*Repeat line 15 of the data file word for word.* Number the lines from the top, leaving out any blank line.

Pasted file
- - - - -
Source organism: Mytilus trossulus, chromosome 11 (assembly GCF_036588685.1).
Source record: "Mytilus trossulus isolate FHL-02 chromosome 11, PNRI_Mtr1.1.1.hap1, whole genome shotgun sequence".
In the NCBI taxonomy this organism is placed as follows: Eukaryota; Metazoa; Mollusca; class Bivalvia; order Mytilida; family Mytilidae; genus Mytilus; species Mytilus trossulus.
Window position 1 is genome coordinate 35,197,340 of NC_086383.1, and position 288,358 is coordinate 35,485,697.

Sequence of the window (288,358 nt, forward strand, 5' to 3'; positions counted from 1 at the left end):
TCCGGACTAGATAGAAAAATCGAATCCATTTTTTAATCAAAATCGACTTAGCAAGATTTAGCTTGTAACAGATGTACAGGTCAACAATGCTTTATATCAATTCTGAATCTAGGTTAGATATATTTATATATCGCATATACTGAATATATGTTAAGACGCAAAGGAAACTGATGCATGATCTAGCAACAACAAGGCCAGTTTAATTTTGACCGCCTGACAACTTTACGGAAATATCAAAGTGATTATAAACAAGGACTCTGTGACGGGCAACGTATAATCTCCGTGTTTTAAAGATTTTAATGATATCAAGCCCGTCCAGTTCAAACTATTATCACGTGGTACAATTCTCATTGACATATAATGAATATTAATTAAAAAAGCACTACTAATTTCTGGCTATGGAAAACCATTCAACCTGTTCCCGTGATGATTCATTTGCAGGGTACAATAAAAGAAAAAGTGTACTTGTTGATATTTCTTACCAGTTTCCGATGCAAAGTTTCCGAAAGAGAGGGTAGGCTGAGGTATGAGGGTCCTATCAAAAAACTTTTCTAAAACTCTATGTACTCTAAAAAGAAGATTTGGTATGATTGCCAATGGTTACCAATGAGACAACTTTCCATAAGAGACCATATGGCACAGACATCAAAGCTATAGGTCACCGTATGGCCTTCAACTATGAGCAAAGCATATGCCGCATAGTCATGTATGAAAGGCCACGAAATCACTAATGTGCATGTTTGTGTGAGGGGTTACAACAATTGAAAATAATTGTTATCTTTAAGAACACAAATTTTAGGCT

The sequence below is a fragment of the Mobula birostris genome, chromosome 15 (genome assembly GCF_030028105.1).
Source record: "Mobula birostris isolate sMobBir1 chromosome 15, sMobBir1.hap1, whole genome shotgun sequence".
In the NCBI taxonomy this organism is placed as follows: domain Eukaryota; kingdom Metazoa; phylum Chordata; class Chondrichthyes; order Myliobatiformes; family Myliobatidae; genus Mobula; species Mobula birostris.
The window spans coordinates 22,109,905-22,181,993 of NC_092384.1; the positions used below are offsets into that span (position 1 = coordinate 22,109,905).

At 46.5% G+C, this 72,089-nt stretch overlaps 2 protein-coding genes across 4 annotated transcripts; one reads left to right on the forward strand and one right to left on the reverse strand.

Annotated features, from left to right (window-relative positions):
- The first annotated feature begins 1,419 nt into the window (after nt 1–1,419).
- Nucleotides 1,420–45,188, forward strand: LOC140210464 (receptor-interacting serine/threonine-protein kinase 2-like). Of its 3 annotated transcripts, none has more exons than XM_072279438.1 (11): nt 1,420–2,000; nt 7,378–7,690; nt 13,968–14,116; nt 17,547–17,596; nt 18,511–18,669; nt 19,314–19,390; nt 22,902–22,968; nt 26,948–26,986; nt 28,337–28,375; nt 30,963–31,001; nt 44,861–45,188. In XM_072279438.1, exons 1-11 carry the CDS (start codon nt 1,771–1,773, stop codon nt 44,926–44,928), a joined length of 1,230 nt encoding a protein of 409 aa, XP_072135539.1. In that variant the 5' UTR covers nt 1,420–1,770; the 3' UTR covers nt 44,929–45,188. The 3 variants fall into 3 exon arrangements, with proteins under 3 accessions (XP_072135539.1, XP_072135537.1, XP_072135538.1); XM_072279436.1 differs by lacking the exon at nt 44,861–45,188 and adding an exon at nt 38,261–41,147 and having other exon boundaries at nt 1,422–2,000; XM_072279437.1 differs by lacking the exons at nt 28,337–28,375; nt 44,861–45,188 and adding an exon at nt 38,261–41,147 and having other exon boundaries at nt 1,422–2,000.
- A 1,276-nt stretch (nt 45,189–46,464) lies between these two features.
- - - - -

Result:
- A 1,276-nt stretch (nt 45,189–46,464) lies between these two features.